By Dave Andrusko
Our many, many readers—both of National Right to Life News Today and our newspaper, National Right to Life News—are very familiar with Charles Chaput, Archbishop of Philadelphia. Today when I read Archbishop Chaput’s sterling op-ed in the Philadelphia Inquirer (excerpted at “The HHS mandate, including its latest variant, is belligerent, unnecessary, and deeply offensive to the content of Catholic belief”) turned out to be the same day an old friend sent me the Archbishop’s Keynote Address to the 13th annual Cardinal O’Connor Conference on Life, which was held on January 22 at Georgetown University in Washington, DC.
I write for a living, and I am in awe when I read virtually anything Archbishop Chaput commits to paper. “A Thread for Weaving Joy” was the title of his talk. I cannot possibly do the speech justice, which is why I strongly encourage you to read it end to end. (Thankfully, the text was reproduced by the Knights of Columbus at www.kofc.org/en/news/releases/detail/chaput_20120123.html.)
But I know how busy people are, so let me share some of the blessings of his remarks which were heard by up to 600 attendees –which was 200 more people than who’d come in previous years and included a group from the University of Notre Dame in Australia, and Hatze Oir, a pro-life organization from Spain. This all took place on the eve of the annual March for Life.
The focus of his amazing speech was children with disabilities, or, to be more accurate, what our attitude towards children with disabilities says about us as a culture, as a people.
The possible “dwindling” of the Down syndrome population—the product of our panicky response to prenatal screening—was much on his mind. “And the reason why it may decline illustrates, in a vivid way, a struggle within the American soul,” the Archbishop told his audience. “That struggle will shape the character of our society in the decades to come.”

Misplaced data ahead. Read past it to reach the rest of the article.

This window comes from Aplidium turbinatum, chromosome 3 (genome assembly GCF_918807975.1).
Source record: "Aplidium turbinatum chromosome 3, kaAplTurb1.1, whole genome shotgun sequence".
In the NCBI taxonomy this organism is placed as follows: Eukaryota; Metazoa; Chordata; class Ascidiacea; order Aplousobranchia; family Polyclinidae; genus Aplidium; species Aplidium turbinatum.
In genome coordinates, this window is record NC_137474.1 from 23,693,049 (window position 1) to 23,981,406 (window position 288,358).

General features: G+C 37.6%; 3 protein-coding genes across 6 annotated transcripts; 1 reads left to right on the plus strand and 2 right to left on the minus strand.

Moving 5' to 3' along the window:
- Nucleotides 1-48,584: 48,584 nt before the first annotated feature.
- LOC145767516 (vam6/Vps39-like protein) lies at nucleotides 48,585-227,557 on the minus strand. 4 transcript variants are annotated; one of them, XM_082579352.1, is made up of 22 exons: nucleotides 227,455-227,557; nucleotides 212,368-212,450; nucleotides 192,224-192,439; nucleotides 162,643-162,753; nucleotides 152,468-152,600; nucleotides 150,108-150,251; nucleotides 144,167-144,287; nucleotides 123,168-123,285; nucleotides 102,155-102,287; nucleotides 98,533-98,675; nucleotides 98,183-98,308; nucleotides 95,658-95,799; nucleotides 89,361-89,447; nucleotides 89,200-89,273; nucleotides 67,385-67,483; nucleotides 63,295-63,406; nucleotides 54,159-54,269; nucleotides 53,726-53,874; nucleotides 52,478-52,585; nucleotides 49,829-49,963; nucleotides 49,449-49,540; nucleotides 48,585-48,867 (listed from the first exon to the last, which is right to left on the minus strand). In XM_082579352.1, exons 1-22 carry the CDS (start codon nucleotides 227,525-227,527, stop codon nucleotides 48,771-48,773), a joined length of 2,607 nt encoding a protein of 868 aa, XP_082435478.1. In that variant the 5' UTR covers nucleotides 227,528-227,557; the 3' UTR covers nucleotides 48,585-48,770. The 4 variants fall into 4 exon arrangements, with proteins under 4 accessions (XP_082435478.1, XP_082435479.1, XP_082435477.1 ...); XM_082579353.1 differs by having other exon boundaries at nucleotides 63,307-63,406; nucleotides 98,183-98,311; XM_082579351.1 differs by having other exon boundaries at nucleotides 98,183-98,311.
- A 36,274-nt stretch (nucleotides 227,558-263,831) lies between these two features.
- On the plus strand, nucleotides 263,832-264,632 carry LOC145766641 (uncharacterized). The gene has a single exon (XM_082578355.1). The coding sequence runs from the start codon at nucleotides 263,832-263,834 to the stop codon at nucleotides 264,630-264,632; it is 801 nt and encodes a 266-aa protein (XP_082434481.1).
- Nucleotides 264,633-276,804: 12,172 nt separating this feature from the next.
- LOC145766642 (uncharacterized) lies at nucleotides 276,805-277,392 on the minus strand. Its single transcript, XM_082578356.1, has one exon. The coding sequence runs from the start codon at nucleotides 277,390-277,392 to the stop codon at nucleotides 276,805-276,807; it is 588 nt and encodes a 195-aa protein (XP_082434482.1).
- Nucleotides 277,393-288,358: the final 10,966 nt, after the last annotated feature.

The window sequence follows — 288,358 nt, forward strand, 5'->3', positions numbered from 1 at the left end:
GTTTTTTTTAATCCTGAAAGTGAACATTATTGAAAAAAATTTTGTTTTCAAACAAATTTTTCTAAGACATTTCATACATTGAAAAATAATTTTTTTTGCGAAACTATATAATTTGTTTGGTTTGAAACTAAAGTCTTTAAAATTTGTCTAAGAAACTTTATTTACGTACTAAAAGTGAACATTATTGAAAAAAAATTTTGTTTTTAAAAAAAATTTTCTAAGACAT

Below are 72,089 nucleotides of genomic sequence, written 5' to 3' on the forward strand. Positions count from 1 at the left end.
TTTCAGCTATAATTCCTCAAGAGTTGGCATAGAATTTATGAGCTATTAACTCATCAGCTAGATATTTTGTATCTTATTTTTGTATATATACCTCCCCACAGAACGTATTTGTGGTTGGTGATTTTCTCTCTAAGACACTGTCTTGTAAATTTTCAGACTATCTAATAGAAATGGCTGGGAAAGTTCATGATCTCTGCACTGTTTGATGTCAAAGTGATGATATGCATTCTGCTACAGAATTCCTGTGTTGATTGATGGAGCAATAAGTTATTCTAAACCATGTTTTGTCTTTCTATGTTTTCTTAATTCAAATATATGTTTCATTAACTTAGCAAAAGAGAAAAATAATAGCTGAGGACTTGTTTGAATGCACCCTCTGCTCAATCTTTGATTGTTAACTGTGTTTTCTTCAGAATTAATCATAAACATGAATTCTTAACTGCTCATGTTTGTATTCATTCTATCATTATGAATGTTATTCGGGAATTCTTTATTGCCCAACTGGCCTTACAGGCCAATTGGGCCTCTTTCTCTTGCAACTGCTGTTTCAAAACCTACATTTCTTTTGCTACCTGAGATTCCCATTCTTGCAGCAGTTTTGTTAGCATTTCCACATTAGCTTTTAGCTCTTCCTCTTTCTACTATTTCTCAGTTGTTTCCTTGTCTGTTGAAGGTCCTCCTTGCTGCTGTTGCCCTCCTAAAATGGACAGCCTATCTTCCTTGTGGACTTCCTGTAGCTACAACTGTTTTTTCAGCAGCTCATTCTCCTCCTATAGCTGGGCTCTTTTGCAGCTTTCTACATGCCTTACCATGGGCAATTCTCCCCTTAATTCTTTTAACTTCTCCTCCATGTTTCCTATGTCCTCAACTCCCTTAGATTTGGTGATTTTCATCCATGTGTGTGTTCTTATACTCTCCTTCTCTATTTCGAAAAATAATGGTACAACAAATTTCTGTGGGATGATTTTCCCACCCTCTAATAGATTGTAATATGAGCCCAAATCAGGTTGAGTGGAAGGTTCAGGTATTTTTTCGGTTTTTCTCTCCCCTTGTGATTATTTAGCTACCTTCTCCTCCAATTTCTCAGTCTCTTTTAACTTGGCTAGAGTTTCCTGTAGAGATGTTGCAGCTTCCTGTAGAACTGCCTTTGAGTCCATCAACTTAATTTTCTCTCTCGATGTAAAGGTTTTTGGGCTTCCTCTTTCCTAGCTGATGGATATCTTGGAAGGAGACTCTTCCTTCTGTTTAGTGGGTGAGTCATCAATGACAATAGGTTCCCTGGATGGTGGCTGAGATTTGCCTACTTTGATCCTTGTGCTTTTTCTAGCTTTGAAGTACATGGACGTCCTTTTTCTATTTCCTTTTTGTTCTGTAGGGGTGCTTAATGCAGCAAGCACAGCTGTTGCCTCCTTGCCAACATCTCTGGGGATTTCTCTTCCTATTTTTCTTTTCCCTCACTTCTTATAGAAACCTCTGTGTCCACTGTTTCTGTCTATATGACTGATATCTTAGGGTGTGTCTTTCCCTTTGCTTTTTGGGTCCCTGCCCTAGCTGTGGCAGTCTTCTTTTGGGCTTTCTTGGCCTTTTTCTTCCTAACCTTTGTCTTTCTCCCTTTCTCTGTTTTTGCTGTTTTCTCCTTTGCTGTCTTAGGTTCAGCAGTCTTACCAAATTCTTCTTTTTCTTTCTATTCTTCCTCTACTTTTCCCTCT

As he explained, the Archbishop was not counseling that physicians withhold information. But “In practice, medical professionals can now steer an expectant mother toward abortion simply by hinting at a list of the child’s possible ‘defects.’ And the most debased thing about that kind of pressure is that doctors know better than anyone else how vulnerable a woman can be in hearing potentially tragic news about her unborn baby.”
Archbishop Chaput does not minimize the many challenges to raising children with disabilities, but he also insists that expectant parents “deserve to know that a child with Down syndrome can love, laugh, learn, work, feel hope and excitement, make friends, and create joy for others. These things are beautiful precisely because they transcend what we expect. They witness to the truth that every child with special needs has a value that matters eternally.”
I was struck by his deep insight that “The real choice in accepting or rejecting a child with special needs is never between some imaginary perfection or imperfection.”
“None of us is perfect. No child is perfect. The real choice in accepting or rejecting a child with special needs is between love and unlove; between courage and cowardice; between trust and fear. That’s the choice we face when it happens in our personal experience. And that’s the choice we face as a society in deciding which human lives we will treat as valuable, and which we will not.”
As he neared the completion of his speech Archbishop Chaput reminded his audience that when evil
“gains the upper hand, its vanity always requires the destruction of the good and the innocent, because the example of good and innocent lives is an ongoing witness against it. So it always has been. So it always will be. And America has no special immunity to becoming an enemy of its own founding beliefs about human freedom, human dignity, the limited power of the state, and the sovereignty of God.”
But I think it was clear that the Archbishop was and is counting on the kinds of people who had assembled in the nation’s Capital for the March for Life to be the counterforce, the ones who “Never give up the struggle that the March for Life embodies.”
May I offer one final albeit lengthy quote?
“A friend of mine has a son with Down syndrome, and she calls him a ‘sniffer of souls.’ I know him, and it’s true. He is. He may have an IQ of 47, and he’ll never read The Brothers Karamazov, but he has a piercingly quick sense of the people he meets. He knows when he’s loved – and he knows when he’s not. Ultimately, I think we’re all like her son. We hunger for people to confirm that we have meaning by showing us love. We need that love. And we suffer when that love is withheld.
“These children with disabilities are not a burden; they’re a priceless gift to all of us. They’re a doorway to the real meaning of our humanity. Whatever suffering we endure to welcome, protect and ennoble these special children is worth it because they’re a pathway to real hope and real joy. Abortion kills a child; it wounds a precious part of a woman’s own dignity and identity; and it steals hope. That’s why it’s wrong. That’s why it needs to end. That’s why we march.”
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